The Terriers’ only shot of the power play came with 14 seconds of the advantage remaining. That trend continued all night, as the Terriers managed only four shots on five power plays.
BU did not fare much better in killing off penalties. RPI had three more power plays than the Terriers, but tripled the amount of shots on goal. They scored a power-play goal in each period and made the BU penalty kill, which only four weeks ago was the number one penalty kill in the nation, look quite porous.
“I think the PK was great for the longest time, but we’re struggling a little bit now,” senior captain Joe Pereira said. “Just two bad rotations and they scored two goals, which really set us back.”
BU’s lack of self-control in the third period set the Terriers back as well. The Terriers earned 55 minutes of penalties in the third period alone, 12 minutes of which belonged to Parker. Three Terriers were ejected in the period, including junior assistant captain David Warsofsky, and RPI enjoyed four power plays.
According to the Terriers, the chippy play was simply a matter of sticking up for their teammates. The game was physical all evening, and a violent hit-from-behind from Lee on sophomore defenseman Sean Escobedo seemed to send BU overboard. With Escobedo doubled over in front of the BU bench, Parker shouted at the referees loud enough for his voice to carry across the entire arena.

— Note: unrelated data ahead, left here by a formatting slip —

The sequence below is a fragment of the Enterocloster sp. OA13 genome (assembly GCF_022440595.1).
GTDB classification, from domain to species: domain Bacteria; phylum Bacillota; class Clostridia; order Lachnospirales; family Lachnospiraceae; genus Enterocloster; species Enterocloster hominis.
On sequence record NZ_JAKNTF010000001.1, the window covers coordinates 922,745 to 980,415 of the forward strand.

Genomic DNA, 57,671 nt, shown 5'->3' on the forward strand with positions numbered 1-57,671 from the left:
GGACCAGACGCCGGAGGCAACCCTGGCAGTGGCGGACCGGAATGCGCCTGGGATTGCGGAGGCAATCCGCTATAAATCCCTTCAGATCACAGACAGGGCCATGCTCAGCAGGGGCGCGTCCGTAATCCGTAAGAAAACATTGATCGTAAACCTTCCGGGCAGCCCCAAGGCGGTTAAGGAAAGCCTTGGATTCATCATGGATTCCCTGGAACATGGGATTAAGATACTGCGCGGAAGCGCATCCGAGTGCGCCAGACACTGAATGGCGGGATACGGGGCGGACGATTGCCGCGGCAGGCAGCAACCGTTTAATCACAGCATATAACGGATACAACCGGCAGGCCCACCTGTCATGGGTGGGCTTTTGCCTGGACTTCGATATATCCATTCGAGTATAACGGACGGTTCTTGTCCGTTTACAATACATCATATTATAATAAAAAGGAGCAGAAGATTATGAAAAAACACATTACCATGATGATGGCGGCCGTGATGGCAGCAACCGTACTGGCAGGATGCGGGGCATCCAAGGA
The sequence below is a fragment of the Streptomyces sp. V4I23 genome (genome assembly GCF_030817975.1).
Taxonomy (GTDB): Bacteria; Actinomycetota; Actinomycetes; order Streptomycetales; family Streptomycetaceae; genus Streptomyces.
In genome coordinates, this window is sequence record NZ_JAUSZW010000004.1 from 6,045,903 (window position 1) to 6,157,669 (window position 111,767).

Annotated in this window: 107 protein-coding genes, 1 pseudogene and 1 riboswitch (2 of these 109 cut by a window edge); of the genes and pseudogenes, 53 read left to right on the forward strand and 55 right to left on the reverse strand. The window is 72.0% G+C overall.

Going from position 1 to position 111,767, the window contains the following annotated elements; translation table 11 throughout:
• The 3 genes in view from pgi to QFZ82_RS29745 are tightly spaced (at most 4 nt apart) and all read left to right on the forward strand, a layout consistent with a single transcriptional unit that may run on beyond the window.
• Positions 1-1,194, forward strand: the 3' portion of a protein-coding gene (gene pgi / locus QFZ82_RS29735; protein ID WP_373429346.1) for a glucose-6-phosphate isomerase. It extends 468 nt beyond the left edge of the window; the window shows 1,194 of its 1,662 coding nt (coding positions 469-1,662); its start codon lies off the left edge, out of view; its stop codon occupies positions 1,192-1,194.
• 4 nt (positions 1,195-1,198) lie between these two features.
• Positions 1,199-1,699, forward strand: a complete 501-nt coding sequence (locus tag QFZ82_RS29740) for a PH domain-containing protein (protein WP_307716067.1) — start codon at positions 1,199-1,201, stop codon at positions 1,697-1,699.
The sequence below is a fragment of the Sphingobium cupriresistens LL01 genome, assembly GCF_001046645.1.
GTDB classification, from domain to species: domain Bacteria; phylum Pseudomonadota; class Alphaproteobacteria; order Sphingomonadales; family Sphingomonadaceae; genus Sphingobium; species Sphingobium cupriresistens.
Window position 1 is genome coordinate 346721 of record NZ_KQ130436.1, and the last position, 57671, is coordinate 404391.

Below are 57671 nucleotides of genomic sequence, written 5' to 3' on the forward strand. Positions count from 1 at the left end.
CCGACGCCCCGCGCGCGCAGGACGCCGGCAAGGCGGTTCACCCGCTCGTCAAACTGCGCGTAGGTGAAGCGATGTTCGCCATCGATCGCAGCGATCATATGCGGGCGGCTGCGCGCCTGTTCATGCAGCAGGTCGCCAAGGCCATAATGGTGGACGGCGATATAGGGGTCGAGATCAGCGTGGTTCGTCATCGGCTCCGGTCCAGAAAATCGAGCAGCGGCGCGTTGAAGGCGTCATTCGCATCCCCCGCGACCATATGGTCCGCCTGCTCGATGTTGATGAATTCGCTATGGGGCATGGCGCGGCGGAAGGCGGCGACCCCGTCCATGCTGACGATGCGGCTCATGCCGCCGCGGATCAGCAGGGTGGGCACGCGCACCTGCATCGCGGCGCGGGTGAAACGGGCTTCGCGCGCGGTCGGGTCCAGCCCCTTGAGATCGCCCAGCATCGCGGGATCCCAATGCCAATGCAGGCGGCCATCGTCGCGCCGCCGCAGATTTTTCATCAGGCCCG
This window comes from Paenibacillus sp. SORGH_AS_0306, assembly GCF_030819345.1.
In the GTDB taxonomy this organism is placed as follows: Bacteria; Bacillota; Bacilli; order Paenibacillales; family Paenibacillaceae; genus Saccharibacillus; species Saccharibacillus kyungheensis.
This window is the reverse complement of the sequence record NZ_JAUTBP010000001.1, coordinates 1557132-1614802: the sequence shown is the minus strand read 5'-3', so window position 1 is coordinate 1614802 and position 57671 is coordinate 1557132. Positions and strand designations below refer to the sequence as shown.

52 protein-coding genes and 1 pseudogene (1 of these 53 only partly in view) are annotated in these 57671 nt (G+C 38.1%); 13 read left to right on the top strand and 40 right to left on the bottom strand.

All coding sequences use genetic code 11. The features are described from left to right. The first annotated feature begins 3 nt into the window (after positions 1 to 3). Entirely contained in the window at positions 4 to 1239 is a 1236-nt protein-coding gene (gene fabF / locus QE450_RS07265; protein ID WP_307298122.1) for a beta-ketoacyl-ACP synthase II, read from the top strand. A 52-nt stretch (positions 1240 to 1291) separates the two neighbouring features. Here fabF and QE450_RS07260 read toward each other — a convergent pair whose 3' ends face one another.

In the less than two minutes that followed, the Terriers got revenge with a series of punches and tackles.
“You mess with one of us, you’re going to mess with the whole team,” Pereira said.
Sophomore forward Alex Chiasson was the first to go. After being brought down to the ice in a stranglehold by Lee, Chiasson tore away and then attempted to punch Lee but hit the referee instead. Warsofsky followed Chiasson to the locker room 1:04 later, slamming his stick in frustration against a bench on his way out.
Freshman defenseman Garrett Noonan, after getting caught in a melee with only 16 seconds left in the game, was the last Terrier kicked out of the game. Parker had a few words for the referees at the end of the game and earned a game misconduct for his input.
“Glad to see our guys stick up for each other,” Parker said. “They realized what was happening to them and you couldn’t not get frustrated with them. I should not because I’m older than those guys, but it’s hard not to get frustrated when you’re getting a bad deal.”